S-Net

Summary

S-Net
ManufacturerTechnical University of Berlin
Country of originGermany
OperatorTechnical University of Berlin
Applicationsinter-satellite communications
Specifications
Design life1 year[1]
Launch mass9 kilograms (20 lb)
Powersolar cells, batteries[1]
EquipmentS-Band transceiver[1]
RegimeLow Earth Orbit
Dimensions
Production
StatusIn Service
Built4[2]
Launched4[3]
Operational4[3]

S-Net is a worldwide inter-satellite communications network consisting of four satellites and being operated by the Technical University of Berlin.[2]

Description

The project has the goal to investigate and demonstrate inter-satellite communication technology within a distributed and autonomously operating nanosatellite network. All satellites are equipped with a S-Band radio emitter and receiver, which not only enables communication with the ground-based control center but also allows for communication between the individual satellites.[3] The number of satellites in the network was set to four as this number represents the best cost-benefit-ratio. With four satellites, a total of six independent communication links are possible, while only three are possible with three satellites. Moreover, four is the lowest number that enables multi-hop communication.[1] The satellites are powered by solar cells and batteries and have a planned lifetime of one year.[1] Future applications of the technology may be more effective monitoring of global issues like climate change, disaster management, maritime systems monitoring and even enable satellite constellations for high-bandwidth internet access.[2][1]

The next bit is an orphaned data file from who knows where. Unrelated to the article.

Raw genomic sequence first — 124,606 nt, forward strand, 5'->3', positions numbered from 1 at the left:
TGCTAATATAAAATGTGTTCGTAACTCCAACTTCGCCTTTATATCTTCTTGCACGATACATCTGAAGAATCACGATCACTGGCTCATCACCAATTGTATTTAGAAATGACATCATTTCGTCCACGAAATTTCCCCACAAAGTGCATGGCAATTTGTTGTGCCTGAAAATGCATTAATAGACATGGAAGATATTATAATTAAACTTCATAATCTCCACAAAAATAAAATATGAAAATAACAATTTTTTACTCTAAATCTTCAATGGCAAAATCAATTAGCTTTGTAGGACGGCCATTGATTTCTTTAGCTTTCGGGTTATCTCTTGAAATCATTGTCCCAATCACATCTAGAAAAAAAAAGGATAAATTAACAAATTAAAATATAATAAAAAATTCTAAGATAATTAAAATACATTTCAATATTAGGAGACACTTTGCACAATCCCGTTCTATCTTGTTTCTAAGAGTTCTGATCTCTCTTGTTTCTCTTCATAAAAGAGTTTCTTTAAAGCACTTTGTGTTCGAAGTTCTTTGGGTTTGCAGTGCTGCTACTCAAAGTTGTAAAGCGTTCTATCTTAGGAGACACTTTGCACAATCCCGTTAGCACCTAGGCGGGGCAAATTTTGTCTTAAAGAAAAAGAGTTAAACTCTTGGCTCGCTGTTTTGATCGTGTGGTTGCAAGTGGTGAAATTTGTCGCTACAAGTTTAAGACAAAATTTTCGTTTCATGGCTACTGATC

Launch

The four satellites were successfully launched on a Soyuz-2.1A rocket from Vostochny Site 1S in Russia on 1 February 2018. The launch was originally scheduled for 22 December 2017, however due to the failure of a Soyuz-2.1B rocket, Roscosmos decided to delay the mission.[3] The spacecraft were released into orbit at an altitude of approximately 580 kilometers at an interval of 10 seconds. The launch represents the tenth mission of the TU Berlin, sending a total of 16 satellites to space.[2]

See also

References

  1. ^ a b c d e f "S-Net 1, 2, 3, 4 (Tubsat 13, 14, 15, 16)". space.skyrocket.de. Retrieved 2018-02-12.
  2. ^ a b c d "Stabsstelle Presse, Öffentlichkeitsarbeit und Alumni: Medieninformation Nr. 20/2018". www.pressestelle.tu-berlin.de (in German). Retrieved 2018-02-12.
  3. ^ a b c d "Soyuz-2.1a launches from Vostochny with 11 satellites - SpaceFlight Insider". www.spaceflightinsider.com. Retrieved 2018-02-12.

External links

  • TU-Berlin Website